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Garcia v. Furnia

United States District Court, Second Circuit

June 26, 2013

MICHAEL GARCIA, Plaintiff,
v.
R. FURNIA, Sgt., Clinton Correctional Facility; and DOES, Correctional Officials, Clinton Correctional Facility, Defendants.

MICHAEL GARCIA, 04-A-1214 Plaintiff, Romulus, New York, Pro Se

ADRIENNE J. KERWIN, ESQ., Assistant Attorney General, HON. ERIC T. SCHNEIDERMAN Attorney General for the State of New York, Albany, New York, Counsel for Defendants.

DECISION and ORDER

GLENN T. SUDDABY, District Judge.

Currently before the Court, in this pro se prisoner civil rights action filed by Michael Garcia ("Plaintiff") against the above-captioned correctional officials ("Defendants"), are the following: (1) Defendants' motion to dismiss Plaintiff's Complaint for failure to state a claim upon which relief can be granted (Dkt. No. 13); (2) United States Magistrate Judge Andrew T. Baxter's Report-Recommendation recommending that Defendants' motion be granted in part and denied in part (Dkt. No. 17); and (3) Plaintiff's Objections to the Report-Recommendation (Dkt. No. 18). For the reasons set forth below, the Report-Recommendation is accepted and adopted in its entirety; Defendants' motion is granted in part and denied in part; Plaintiff's First Amendment claim of retaliation is dismissed; his official-capacity claims are dismissed; however, his Eighth Amendment claims for excessive force and deliberate indifference to serious medical needs are not dismissed.

I. RELEVANT BACKGROUND

Plaintiff filed his Complaint on June 7, 2012. (Dkt. No. 1.) Generally, in his Complaint, Plaintiff alleges that Defendants violated his constitutional rights in the following manner, on or about June 9, 2011: (1) Defendants Furnia and "Does" physically assaulted him in violation of the Eighth Amendment; (2) Defendant Does denied him medical treatment for his injuries in violation of the Eighth Amendment; and (3) Defendant Furnia retaliated against Plaintiff for succeeding on two prior misbehavior reports in violation of the First Amendment. ( Id. )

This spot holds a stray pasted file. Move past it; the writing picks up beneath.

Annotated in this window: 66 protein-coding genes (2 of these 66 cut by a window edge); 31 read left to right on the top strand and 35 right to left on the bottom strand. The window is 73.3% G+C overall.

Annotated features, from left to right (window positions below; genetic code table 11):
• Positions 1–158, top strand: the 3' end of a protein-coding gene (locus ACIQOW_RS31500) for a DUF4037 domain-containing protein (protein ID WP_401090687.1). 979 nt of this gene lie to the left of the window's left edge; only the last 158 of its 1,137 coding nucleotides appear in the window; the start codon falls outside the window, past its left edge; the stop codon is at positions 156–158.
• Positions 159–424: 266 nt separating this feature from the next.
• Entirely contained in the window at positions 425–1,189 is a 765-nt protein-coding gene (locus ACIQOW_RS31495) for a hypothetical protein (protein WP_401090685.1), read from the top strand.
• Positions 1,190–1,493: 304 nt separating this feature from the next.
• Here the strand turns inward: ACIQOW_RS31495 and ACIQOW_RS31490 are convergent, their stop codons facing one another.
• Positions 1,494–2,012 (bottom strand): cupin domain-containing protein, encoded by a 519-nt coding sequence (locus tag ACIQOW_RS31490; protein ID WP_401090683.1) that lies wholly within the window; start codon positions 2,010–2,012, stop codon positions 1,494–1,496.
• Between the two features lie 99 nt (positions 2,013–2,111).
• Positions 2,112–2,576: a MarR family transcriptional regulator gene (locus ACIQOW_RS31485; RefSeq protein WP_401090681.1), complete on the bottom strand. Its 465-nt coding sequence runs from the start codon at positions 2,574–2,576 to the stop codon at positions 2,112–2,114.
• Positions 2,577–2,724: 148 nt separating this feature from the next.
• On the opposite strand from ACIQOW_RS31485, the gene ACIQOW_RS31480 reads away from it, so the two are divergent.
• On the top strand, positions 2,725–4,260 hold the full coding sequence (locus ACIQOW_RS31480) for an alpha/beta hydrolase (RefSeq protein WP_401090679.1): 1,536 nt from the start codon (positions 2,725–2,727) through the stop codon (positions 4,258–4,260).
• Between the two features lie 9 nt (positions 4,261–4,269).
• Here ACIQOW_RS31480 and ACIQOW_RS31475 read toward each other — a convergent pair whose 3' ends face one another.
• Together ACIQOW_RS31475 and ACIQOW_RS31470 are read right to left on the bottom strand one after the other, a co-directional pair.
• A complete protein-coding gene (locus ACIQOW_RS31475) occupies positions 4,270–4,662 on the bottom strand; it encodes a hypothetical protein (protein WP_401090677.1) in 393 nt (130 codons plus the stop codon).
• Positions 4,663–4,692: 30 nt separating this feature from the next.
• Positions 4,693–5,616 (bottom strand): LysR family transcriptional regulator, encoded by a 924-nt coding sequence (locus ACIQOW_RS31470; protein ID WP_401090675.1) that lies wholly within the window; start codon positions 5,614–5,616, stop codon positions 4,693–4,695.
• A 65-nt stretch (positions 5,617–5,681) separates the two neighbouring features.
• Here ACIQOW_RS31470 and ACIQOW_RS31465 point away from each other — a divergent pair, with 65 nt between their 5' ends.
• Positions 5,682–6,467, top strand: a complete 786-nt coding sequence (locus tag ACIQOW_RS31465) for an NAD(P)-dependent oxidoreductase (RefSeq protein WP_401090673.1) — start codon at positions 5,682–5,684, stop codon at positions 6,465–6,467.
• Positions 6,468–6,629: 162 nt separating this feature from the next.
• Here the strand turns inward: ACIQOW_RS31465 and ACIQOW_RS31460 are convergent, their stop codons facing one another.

On December 7, 2012, Defendants filed their motion to dismiss Plaintiff's Complaint for failure to state a claim upon which relief can be granted, pursuant to Fed.R.Civ.P. 12(b)(6). (Dkt. No. 13.) Generally, in their motion, Defendants argue that (1) while Plaintiff's Complaint is difficult to understand, it appears to attempt to assert a claim of excessive force and delayed medical care, and (2) Plaintiff's vague and deficient allegations have precluded Defendants from being able to defend themselves. ( Id. ) For a more detailed recitation of Defendants' argument, the Court refers the reader to the motion to dismiss in its entirety. ( Id. )